6 Tips For Marketing Content That Makes Lasting Connections

    Marketing copy is all about making connections. As a marketing copywriter, your level of success has a lot to do with how your readers react to what you write. People connect with the product or service that your clients sell because they relate to what you’re saying to them. They want to feel that your copy is specifically crafted with their interests and needs in mind. In other words, it should feel personal.

    What is content marketing?

    Content marketing involves using text to make customers and potential customers more aware of a customer's brand. This text can be Web articles, blog posts, eBooks or write papers. Unlike newspaper and traditional magazine articles, good content marketing does more than just report. Good content marketing copy connects with readers and makes them want to use your client's product or service, either right away or at some time in the future.

    How to connect with content

    Sometimes, making your content feel personal is easier said than done, particularly when you're facing a fast-approaching deadline. And, if you've been a copywriter more than a few years, finding new and fresh ways to express similar thoughts can sometimes be a challenge. Below are a few ideas to help spice up your copy, solidify your relationships with clients and help them use your content to secure more sales:

    1. Make it "shareable."

    A good marketing copywriter realizes the power of social media sites. Garnering a few "shares" and "likes" with a piece of content can expand your readership exponentially, as readers' friends see your interesting post and share it with their friends and their friends' friends. I recently had a post I wrote for a small non-profit's Facebook page with a membership of 50 end up with more than 2,000 views, thanks to repeated sharing and liking. Write copy that your readers will want to share with their friends and watch your exposure explode.

    2. Don't be afraid of the first person.

    Unlike newspaper-style articles, marketing copy benefits from sharing personal experience. After all, you're trying to get readers to relate to your words. Most journalism schools will tell you that the first person point-of-view is only appropriate on the editorial page. Throw out that piece of advice when writing marketing copy. According to Andy Crestodina, writing for the Content Marketing Institute, storytelling is one of the five most important things you can do to add excitement to your copy.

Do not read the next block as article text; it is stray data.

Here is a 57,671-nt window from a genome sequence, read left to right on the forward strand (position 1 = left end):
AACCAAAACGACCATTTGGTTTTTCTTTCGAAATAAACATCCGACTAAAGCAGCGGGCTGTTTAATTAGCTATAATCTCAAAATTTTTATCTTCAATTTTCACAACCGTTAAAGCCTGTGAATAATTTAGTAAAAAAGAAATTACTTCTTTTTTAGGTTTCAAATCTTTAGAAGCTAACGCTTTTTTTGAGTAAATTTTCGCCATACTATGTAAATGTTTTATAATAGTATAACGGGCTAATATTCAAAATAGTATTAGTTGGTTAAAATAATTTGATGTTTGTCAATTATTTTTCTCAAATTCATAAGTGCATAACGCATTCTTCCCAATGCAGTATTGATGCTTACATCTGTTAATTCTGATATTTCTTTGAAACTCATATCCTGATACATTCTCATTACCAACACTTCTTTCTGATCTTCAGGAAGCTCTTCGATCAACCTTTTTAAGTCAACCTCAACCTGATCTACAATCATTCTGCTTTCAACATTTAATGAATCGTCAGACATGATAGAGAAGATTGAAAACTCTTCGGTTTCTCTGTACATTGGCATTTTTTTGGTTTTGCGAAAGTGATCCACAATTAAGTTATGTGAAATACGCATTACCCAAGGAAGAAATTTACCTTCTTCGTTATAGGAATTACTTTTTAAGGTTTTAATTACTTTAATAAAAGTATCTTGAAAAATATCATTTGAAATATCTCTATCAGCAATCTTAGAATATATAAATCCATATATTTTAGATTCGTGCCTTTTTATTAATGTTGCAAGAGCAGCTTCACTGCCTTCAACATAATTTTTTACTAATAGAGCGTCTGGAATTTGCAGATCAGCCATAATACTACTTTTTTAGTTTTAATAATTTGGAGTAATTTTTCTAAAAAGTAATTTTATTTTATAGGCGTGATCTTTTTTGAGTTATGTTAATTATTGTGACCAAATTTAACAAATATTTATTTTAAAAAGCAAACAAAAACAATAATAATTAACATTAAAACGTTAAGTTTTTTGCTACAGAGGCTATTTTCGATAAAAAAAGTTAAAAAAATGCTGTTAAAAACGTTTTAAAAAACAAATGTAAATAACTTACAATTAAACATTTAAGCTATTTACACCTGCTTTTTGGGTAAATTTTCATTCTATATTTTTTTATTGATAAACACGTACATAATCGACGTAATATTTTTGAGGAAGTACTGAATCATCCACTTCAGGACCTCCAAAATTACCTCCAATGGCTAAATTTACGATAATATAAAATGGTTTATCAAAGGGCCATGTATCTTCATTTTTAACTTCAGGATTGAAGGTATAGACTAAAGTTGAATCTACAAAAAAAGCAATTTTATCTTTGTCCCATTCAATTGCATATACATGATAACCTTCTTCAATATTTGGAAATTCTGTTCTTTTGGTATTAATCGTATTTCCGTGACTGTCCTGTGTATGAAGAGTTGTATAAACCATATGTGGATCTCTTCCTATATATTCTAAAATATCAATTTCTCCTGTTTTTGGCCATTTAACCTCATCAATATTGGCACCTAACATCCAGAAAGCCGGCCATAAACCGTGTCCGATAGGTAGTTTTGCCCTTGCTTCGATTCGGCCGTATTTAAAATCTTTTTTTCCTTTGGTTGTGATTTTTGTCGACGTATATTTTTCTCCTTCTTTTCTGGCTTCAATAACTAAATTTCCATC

3. Check your own buying habits at the door.

    I'm often guilty of this. I think that because I wouldn't spend X amount of dollars for a top-end coffee machine, trip to Fiji or the latest convenience food, that no one else would either. A marketing copywriter owes his client the skill and objectivity to think (at least for the time he's working on the client's article) that his client is selling the most desirable product or service on the planet.

    4. Make unexpected connections.

    Making unexpected connections, like tying your client's new power tool to Flag Day (how to create a new flag pole, perhaps), can inject new life into an ordinary subject.

    5. Sell without mentioning the brand.

    This may sound counter-intuitive, but according to Joe Pulizzi, the head of the Content Marking Institute, "your story travels further the less you mention your brand." This idea stems from the fact that Web readers are tired of being constantly bombarded with overt brand marketing. Instead of writing "buy me, buy me," write copy that makes your reader want to reach for your client's brand without being asked.

    6. Add visual interest.

    Just because you're a marketing copywriter doesn't mean that you only deal with words. Adding compelling images and/or videos to your copy can increase reader interest, attract more "shares" and keep site visitors on your page long enough to read your brilliant copy.

    Writing marketing copy that excites and makes a connection with readers is a skill that takes time to develop. However, the time you invest in honing your content writing skills will certainly pay off with satisfied clients who offer you more and more work as their businesses grow as a result of your writing.

    Topics: marketing content - content marketing - marketing copywriter - marketing copy

    Previous Post

    Emotional Triggers: How To Use Them In Your Marketing Copy

    Next Post

    Niche Copywriting, or Why It's Good To Be King (Of Your Subject)

    0 Comments